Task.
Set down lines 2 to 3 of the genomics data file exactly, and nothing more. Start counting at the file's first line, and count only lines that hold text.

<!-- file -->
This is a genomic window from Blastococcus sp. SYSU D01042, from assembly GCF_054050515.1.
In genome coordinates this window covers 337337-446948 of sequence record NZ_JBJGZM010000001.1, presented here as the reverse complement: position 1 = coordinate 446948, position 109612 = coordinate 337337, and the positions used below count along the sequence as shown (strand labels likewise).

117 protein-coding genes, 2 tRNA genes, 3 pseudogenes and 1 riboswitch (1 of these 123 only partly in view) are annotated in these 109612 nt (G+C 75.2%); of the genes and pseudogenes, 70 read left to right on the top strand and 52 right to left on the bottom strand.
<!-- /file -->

In genome coordinates this window covers 337337-446948 of sequence record NZ_JBJGZM010000001.1, presented here as the reverse complement: position 1 = coordinate 446948, position 109612 = coordinate 337337, and the positions used below count along the sequence as shown (strand labels likewise).

117 protein-coding genes, 2 tRNA genes, 3 pseudogenes and 1 riboswitch (1 of these 123 only partly in view) are annotated in these 109612 nt (G+C 75.2%); of the genes and pseudogenes, 70 read left to right on the top strand and 52 right to left on the bottom strand.